For some Orange County bus drivers, stopping to use the restroom with passengers aboard can be a calculated risk, given the potential for rider complaints and traffic delays, which can already chip away at the limited rest time allowed by their employer, the region’s public transit agency.
Embarrassing and even unhealthy scenarios such as bladder infections from holding urine, urinating right outside the bus, wearing padded underwear, or even wetting one’s self can become “part of the job” as a driver for the Orange County Transportation Authority (OCTA), said union leaders and a former driver in interviews with Voice of OC this week.
“We had stories of ‘I wet myself,’ some of them wear padded underwear, we heard about bladder infections …” said Eric Jimenez, Secretary-Treasurer for Teamsters Local 952, the union representing roughly 600 bus drivers directly employed by OCTA.
Union leaders also provided to Voice of OC copies of written reports by drivers addressed to OCTA management requesting changes to their schedules and time allowances – and detailing instances in which they were not able to stop and use the restroom. The drivers’ names were redacted.
“… I did pause the time, parked the bus in not an ideal location to use a restroom, then I resumed the time as I continued to layover […] I did not eat my food …”Excerpt from a bus driver’s report to OCTA, shared with and reviewed by Voice of OC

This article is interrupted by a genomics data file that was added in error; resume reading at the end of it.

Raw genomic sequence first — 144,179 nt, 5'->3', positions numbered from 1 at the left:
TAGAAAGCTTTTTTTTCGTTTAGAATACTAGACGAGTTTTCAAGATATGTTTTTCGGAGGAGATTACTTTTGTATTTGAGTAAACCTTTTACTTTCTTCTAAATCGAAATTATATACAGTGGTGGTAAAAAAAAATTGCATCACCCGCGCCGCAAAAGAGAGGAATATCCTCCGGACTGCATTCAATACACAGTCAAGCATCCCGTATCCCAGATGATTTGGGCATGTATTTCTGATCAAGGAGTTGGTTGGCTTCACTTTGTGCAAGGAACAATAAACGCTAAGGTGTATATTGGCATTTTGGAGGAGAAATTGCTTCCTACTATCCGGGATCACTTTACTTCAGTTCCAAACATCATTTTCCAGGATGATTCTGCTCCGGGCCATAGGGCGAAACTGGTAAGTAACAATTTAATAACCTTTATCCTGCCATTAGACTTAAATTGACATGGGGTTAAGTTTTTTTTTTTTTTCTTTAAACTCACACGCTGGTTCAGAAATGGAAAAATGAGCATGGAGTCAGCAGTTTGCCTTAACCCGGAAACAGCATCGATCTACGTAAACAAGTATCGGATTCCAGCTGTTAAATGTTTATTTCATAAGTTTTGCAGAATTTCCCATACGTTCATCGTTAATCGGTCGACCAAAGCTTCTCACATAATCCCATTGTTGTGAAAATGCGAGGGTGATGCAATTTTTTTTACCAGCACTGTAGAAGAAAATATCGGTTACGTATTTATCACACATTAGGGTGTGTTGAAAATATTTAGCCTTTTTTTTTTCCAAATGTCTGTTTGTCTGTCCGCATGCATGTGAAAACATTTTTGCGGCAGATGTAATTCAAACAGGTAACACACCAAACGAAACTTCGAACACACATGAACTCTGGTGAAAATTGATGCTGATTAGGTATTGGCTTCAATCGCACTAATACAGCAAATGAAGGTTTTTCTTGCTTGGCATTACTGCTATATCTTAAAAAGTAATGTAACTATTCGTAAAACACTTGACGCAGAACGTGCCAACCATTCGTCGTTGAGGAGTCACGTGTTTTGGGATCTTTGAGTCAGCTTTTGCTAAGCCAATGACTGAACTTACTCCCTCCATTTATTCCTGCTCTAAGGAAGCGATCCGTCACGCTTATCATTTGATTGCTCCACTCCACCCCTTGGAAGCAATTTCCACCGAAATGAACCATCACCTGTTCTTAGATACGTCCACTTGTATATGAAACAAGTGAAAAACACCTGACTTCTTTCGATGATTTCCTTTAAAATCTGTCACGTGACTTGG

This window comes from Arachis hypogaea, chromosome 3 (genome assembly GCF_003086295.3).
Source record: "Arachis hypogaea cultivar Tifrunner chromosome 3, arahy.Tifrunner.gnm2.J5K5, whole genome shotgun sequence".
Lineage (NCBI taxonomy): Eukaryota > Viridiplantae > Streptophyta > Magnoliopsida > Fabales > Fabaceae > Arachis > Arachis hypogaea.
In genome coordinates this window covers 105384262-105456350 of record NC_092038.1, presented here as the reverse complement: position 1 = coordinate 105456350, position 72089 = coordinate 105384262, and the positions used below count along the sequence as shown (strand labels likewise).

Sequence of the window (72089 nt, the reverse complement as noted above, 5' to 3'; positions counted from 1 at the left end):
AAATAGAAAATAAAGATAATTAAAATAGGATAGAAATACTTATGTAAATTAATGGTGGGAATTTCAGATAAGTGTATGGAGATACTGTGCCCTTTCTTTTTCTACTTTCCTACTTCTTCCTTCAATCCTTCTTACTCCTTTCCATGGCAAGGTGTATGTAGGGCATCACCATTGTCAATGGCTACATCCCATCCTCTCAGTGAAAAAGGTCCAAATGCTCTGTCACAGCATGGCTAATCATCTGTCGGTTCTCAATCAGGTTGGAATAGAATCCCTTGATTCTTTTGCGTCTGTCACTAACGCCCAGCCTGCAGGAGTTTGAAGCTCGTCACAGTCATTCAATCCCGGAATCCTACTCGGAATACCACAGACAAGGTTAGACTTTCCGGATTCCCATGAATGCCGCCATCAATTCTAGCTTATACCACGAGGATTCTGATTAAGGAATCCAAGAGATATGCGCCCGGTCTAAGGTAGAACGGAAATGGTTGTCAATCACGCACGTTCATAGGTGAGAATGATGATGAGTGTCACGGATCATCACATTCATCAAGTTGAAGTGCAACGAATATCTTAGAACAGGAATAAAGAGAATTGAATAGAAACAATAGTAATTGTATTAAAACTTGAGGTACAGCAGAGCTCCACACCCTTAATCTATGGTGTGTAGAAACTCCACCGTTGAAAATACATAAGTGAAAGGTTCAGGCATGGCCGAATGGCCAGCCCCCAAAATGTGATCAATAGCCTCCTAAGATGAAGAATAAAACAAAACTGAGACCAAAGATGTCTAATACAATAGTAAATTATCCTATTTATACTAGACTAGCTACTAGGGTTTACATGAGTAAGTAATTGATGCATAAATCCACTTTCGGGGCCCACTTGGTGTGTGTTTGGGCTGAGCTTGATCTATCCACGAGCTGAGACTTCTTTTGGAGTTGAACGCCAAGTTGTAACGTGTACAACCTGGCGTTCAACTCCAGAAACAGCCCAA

Some drivers “actually urinate outside the bus. This is just part of the job,” said Charles Johnson, who used to drive for OCTA for part of his 32-year career across different transit authorities.
“You don’t have enough time. When you get to the end of the line, you just don’t,” Johnson said in a Tuesday phone interview.
“And lord knows you don’t really think about eating unless you eat while you’re using the restroom, which many of us have done. It’s no secret,” Johnson added. “This is real. This is real. I’m not exaggerating the story, either. I’m being as honest with you as possible.”
Johnson now works for Teamsters Local 952, a union that represents roughly 600 bus drivers directly employed by OCTA.
“I (worked) for at least five different transportation agencies,” Johnson said, adding that the $1.3 billion agency in Orange County “is the most restrictive agency I’ve ever been a part of.”
Voice of OC has not yet been able to verify that claim with other agencies.
An OCTA spokesperson disputes what the Teamsters allege on best practices.
“Our process for breaks is the same as public transit agencies throughout California,” wrote OCTA Communications Manager Joel Zlotnik in a statement sent to Voice of OC.
Teamsters and OCTA are now in the midst of a labor dispute, one where negotiations on working conditions and wages have stalled following bargaining sessions that stretched from last Friday to Monday.